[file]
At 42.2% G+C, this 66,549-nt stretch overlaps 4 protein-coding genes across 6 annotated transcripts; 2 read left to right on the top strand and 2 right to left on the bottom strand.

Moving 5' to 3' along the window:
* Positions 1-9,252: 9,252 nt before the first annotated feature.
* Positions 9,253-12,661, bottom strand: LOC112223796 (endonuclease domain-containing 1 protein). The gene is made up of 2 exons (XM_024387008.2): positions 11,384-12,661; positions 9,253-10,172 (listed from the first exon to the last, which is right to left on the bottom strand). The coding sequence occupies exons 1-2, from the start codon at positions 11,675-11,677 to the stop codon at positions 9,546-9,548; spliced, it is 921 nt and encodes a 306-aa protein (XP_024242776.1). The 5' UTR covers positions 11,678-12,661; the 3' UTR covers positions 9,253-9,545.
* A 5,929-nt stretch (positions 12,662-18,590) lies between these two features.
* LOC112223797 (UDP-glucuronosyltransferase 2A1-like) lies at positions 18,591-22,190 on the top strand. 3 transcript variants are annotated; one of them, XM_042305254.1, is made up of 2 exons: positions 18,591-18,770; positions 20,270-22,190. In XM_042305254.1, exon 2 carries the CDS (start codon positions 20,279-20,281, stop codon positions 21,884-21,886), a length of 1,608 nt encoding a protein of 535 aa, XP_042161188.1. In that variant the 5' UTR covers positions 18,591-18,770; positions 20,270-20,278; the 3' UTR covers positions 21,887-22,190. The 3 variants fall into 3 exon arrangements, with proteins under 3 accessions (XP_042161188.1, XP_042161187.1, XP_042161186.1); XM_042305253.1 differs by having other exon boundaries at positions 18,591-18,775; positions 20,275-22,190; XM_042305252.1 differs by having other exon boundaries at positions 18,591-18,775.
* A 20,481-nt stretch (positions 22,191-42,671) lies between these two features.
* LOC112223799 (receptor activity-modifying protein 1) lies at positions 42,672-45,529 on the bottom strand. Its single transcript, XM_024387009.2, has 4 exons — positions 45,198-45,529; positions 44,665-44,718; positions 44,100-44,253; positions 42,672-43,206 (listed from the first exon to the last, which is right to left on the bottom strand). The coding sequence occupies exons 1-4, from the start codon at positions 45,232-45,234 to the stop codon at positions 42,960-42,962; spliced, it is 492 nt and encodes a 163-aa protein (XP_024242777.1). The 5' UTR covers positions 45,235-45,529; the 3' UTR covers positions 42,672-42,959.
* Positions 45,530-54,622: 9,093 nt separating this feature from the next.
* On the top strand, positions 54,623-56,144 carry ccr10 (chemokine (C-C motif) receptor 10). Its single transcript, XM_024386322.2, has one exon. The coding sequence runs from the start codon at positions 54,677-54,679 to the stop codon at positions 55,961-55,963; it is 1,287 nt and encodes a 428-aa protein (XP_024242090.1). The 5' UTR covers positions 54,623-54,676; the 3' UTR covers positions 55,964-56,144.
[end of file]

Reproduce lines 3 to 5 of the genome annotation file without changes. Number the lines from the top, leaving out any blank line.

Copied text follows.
* Positions 1-9,252: 9,252 nt before the first annotated feature.
* Positions 9,253-12,661, bottom strand: LOC112223796 (endonuclease domain-containing 1 protein). The gene is made up of 2 exons (XM_024387008.2): positions 11,384-12,661; positions 9,253-10,172 (listed from the first exon to the last, which is right to left on the bottom strand). The coding sequence occupies exons 1-2, from the start codon at positions 11,675-11,677 to the stop codon at positions 9,546-9,548; spliced, it is 921 nt and encodes a 306-aa protein (XP_024242776.1). The 5' UTR covers positions 11,678-12,661; the 3' UTR covers positions 9,253-9,545.
* A 5,929-nt stretch (positions 12,662-18,590) lies between these two features.